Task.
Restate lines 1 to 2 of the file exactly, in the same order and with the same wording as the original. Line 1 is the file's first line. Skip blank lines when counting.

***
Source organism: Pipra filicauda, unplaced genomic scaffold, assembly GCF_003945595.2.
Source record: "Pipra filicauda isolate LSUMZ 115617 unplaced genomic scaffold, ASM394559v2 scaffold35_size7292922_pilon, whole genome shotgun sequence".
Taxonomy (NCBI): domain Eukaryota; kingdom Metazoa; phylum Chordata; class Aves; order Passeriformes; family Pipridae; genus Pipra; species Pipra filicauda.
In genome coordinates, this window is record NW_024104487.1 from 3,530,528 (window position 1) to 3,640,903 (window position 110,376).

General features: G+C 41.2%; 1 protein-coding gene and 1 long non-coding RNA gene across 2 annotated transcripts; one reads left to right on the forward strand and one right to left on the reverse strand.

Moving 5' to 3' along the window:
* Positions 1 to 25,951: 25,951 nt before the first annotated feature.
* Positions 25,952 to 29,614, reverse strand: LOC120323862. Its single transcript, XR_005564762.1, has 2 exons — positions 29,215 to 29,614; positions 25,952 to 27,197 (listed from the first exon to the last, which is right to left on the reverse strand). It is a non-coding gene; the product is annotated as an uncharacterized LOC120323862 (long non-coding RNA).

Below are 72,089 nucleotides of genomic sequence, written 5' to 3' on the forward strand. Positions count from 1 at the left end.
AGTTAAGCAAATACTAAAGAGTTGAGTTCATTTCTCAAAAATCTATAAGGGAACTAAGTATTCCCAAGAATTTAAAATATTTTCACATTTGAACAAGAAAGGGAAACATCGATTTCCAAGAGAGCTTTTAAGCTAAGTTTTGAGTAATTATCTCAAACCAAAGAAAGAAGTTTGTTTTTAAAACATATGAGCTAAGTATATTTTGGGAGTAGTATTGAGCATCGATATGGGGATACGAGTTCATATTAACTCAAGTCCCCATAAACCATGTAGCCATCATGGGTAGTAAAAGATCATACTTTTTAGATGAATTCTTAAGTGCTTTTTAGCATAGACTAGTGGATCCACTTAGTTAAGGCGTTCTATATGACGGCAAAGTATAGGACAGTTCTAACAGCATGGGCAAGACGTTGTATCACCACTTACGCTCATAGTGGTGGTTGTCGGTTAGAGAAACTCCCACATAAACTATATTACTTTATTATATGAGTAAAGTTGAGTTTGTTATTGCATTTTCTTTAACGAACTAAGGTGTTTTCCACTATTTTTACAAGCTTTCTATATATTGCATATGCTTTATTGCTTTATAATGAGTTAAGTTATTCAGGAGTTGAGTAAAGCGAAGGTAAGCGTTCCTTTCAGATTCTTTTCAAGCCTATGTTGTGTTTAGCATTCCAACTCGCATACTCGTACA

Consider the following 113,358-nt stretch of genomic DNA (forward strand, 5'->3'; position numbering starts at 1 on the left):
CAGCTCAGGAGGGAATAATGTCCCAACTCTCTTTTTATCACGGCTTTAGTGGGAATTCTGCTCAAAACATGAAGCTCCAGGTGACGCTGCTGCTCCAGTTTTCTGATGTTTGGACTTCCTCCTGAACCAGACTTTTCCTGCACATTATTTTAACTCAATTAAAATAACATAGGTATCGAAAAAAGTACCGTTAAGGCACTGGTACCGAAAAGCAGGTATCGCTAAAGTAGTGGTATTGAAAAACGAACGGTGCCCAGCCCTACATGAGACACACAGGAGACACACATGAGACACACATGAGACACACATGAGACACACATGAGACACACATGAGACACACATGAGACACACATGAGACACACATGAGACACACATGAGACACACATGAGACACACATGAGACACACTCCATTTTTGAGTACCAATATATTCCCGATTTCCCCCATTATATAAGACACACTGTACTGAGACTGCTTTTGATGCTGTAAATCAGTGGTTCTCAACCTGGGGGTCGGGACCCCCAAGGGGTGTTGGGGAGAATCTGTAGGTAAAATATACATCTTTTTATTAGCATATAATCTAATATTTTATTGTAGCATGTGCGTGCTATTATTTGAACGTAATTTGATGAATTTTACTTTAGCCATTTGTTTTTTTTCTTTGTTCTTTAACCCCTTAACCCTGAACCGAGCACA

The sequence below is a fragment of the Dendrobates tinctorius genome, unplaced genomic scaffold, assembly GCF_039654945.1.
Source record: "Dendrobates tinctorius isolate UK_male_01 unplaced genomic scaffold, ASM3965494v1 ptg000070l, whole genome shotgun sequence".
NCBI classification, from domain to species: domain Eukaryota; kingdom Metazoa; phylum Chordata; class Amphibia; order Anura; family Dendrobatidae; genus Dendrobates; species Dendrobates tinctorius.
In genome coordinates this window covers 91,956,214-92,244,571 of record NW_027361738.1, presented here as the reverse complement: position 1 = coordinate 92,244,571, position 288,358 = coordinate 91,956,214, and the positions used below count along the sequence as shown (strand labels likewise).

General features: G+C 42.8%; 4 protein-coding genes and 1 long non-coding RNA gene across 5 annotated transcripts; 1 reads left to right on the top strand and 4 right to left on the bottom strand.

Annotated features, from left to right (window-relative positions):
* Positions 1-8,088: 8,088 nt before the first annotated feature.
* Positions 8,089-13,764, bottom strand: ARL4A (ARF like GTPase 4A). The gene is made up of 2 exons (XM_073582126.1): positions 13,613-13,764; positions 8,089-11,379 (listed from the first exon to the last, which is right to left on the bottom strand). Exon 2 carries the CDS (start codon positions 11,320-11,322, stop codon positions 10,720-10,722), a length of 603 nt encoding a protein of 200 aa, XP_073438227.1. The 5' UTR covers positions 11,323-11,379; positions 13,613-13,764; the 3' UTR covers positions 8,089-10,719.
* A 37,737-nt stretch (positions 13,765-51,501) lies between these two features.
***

Source organism: Pipra filicauda, unplaced genomic scaffold, assembly GCF_003945595.2.
Source record: "Pipra filicauda isolate LSUMZ 115617 unplaced genomic scaffold, ASM394559v2 scaffold35_size7292922_pilon, whole genome shotgun sequence".